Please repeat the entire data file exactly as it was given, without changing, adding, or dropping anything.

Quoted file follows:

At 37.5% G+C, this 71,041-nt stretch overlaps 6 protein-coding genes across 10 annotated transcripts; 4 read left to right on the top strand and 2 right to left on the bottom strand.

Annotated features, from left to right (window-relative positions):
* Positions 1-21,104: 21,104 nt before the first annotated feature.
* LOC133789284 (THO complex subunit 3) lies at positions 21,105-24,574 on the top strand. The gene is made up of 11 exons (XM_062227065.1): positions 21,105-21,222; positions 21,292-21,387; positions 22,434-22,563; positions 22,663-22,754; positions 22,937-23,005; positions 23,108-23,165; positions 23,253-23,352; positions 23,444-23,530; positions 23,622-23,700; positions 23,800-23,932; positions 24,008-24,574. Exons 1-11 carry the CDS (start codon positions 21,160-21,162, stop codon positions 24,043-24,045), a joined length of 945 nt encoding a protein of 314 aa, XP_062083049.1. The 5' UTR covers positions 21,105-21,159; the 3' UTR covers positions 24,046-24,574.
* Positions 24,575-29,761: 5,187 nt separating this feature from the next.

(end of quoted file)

At 37.5% G+C, this 71,041-nt stretch overlaps 6 protein-coding genes across 10 annotated transcripts; 4 read left to right on the top strand and 2 right to left on the bottom strand.

Annotated features, from left to right (window-relative positions):
* Positions 1-21,104: 21,104 nt before the first annotated feature.
* LOC133789284 (THO complex subunit 3) lies at positions 21,105-24,574 on the top strand. The gene is made up of 11 exons (XM_062227065.1): positions 21,105-21,222; positions 21,292-21,387; positions 22,434-22,563; positions 22,663-22,754; positions 22,937-23,005; positions 23,108-23,165; positions 23,253-23,352; positions 23,444-23,530; positions 23,622-23,700; positions 23,800-23,932; positions 24,008-24,574. Exons 1-11 carry the CDS (start codon positions 21,160-21,162, stop codon positions 24,043-24,045), a joined length of 945 nt encoding a protein of 314 aa, XP_062083049.1. The 5' UTR covers positions 21,105-21,159; the 3' UTR covers positions 24,046-24,574.
* Positions 24,575-29,761: 5,187 nt separating this feature from the next.